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The Artful Bodger
12-12-2010, 03:36 PM
......... I am sure it is not but I wonder what it really was intended for?

http://images.trademe.co.nz/photoserver/32/153511132_full.jpg

dp
12-12-2010, 03:43 PM
Probably a type of switchless multi-channel telegraph. Some telegraphs were on a line - relays. Others were hubs. Hubs had some clever switching to forward traffic to the right destination or relay.

Cool old book on wired telegraph technology:

http://books.google.com/books?id=gipNAAAAYAAJ&lpg=PA37&ots=2_-VJBEZZC&dq=telegraph%20line%20switches&pg=PA6#v=onepage&q=telegraph%20line%20switches&f=false

The Artful Bodger
12-12-2010, 03:48 PM
Maybe, but I am sure there were not five hands on that cramped keyboard at one time!;)

dp
12-12-2010, 04:28 PM
Maybe, but I am sure there were not five hands on that cramped keyboard at one time!;)

Surely not - it would have been one of several that each telegrapher had at his station. Similar to news bureaus with rows of teletype machines when they became the rage. Here's some more switchboards and you can imagine the bank of keys would have been quicker than screwing with switches.

http://artifaxbooks.com/fslandline.htm

Weston Bye
12-12-2010, 04:31 PM
That's a strange one. Where'd you get it? The shape of the key knobs doesn't look conducive to multi-finger operation, and they look too close together to comfortably hold a single knob for an extended time.

Strange...

oldtiffie
12-12-2010, 04:37 PM
Any help?

http://www.google.com.au/search?hl=en&source=hp&q=baudot+code+generator&meta=&aq=1&aqi=g10&aql=&oq=baudot&gs_rfai=

http://en.wikipedia.org/wiki/Baudot_code

dp
12-12-2010, 04:44 PM
Here's an actual Baudot keyboard:

http://www.samhallas.co.uk/telhist1/telehist2.htm#Baudot

The Artful Bodger
12-12-2010, 04:46 PM
Surely not - it would have been one of several that each telegrapher had at his station. Similar to news bureaus with rows of teletype machines when they became the rage. Here's some more switchboards and you can imagine the bank of keys would have been quicker than screwing with switches.

http://artifaxbooks.com/fslandline.htm

I cannot agree at all, those keys are so close together that only the one on the end could be comfortably used.

Your scenario of one operator having keys for five circuits is totally different to your news bureau example. News bureaus received from multiple sources and anyone with a row of teletypes to attend would be only tearing paper off and passing it to editors, or who ever. The news bureau I was unfortunate enough to have experience of had about 25 inward teletype circuits and about four out.

The Artful Bodger
12-12-2010, 04:50 PM
Here's an actual Baudot keyboard:

http://www.samhallas.co.uk/telhist1/telehist2.htm#Baudot

Indeed it is but like I said the exaple I posted is not likely to be for use with Baudot code. BTW you could send Baudot code with a single key if the baud rate was low enough, or you were at least half as good as some people claim they are with Morse code.;)

The Artful Bodger
12-12-2010, 04:53 PM
That's a strange one. Where'd you get it? The shape of the key knobs doesn't look conducive to multi-finger operation, and they look too close together to comfortably hold a single knob for an extended time.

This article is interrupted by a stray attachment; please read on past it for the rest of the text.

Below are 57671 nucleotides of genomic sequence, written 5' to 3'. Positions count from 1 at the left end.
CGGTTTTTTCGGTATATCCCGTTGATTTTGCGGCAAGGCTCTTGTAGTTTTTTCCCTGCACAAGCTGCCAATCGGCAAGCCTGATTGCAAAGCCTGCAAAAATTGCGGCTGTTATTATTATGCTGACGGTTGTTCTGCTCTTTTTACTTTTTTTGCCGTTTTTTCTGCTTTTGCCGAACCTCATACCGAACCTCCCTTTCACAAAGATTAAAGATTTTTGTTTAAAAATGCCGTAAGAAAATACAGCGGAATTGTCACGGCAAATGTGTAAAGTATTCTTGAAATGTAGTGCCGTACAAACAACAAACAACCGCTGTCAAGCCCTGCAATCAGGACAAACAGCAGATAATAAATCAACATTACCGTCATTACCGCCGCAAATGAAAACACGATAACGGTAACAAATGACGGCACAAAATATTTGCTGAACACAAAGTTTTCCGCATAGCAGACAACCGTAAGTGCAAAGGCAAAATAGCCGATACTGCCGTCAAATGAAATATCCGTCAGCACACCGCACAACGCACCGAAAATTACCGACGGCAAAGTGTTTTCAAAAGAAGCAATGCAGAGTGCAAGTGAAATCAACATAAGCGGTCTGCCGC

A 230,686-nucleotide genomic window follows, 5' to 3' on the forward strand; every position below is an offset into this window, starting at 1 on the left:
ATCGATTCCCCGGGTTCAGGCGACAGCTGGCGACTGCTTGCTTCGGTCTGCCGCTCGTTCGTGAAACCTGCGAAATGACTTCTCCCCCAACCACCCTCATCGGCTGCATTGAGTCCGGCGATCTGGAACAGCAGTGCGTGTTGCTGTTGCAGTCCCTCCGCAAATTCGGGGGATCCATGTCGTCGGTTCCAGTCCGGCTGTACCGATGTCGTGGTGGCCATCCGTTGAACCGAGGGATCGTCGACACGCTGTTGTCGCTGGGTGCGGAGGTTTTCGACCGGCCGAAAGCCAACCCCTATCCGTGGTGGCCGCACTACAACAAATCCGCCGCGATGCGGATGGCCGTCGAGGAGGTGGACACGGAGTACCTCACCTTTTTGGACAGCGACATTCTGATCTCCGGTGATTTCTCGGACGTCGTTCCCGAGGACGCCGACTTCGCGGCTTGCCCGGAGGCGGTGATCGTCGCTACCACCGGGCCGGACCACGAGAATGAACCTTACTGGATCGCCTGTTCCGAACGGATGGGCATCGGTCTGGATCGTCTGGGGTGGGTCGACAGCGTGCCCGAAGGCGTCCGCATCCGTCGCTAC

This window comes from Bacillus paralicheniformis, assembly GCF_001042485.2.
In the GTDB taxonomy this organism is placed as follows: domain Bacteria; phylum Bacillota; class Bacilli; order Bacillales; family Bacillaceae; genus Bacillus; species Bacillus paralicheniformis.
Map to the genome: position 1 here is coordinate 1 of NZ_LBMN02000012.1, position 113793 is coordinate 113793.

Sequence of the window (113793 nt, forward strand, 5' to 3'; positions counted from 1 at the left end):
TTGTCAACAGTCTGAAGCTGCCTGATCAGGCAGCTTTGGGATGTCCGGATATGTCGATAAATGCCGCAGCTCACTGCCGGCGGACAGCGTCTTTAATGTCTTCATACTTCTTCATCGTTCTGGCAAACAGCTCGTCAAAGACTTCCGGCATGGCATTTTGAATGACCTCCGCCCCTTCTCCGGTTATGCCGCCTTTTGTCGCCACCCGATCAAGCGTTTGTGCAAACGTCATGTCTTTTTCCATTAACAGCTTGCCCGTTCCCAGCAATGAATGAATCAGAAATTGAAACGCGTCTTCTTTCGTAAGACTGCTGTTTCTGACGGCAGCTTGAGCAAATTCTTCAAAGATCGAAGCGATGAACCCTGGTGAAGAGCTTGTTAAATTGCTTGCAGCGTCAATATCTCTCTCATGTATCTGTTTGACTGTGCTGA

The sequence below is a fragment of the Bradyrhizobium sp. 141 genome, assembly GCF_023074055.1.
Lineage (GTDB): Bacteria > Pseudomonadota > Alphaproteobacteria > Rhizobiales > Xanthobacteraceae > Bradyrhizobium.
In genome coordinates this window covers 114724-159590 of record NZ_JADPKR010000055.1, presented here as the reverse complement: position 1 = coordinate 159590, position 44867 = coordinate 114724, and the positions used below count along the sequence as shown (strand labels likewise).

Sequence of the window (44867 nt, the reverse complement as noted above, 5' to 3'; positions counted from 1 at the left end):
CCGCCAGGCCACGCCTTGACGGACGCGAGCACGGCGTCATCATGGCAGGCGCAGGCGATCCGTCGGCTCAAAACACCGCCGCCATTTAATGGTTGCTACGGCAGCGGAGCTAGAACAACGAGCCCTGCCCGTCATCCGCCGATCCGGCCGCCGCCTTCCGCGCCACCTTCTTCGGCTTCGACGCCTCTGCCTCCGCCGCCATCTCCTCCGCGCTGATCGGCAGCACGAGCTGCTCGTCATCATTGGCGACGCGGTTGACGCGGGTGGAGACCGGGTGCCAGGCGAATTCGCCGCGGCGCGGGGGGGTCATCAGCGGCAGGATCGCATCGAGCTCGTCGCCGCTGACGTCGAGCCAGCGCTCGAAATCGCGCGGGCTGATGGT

Strange...

It is not mine Weston, it is offered for sale on a NZ online auction, currently bidding at about $37.

I have never seen such a thing and it does appear to be made to be a single assembly, not mearly five morse keys on a bit of wood.

The Artful Bodger
12-12-2010, 04:55 PM
Any help?

http://www.google.com.au/search?hl=en&source=hp&q=baudot+code+generator&meta=&aq=1&aqi=g10&aql=&oq=baudot&gs_rfai=

http://en.wikipedia.org/wiki/Baudot_code

Thanks Tiffie, very interesting links.

Australia has the distinction of setting in my memory that you once had teletype channels operating at an effective 12.5 buad! Actually the baud rate was 50 bauds but the channels were shared by four teletypes.

The Artful Bodger
12-12-2010, 04:58 PM
This is the description given by the vendor:-


This unit was made by CF Palmer & Sons in the 1930s for use in scientific experiments where signal inputs were required at various times usually being indicated on a smoked paper kymograph. They were listed by Palmers as Multiple Reaction Keys.



And from Wiki.


A kymograph (which means 'wave writer') is a device that gives a graphical representation of spatial position over time in which a spatial axis represents time. It basically consists of a revolving drum wrapped with a sheet of paper on which a stylus moves back and forth recording perceived changes of phenomena such as motion or pressure.[1]

It was invented by German physiologist Carl Ludwig in the 1840s and found its first use as a means to intrusively monitor blood pressure, and has found several applications in the field of medicine.[2] Its primary use was to measure phenomena such as changes in muscular contractions or other physiological processes, including speech sounds. Kymographs were also used to measure atmospheric pressure, tuning fork vibrations, and the functioning of steam engines.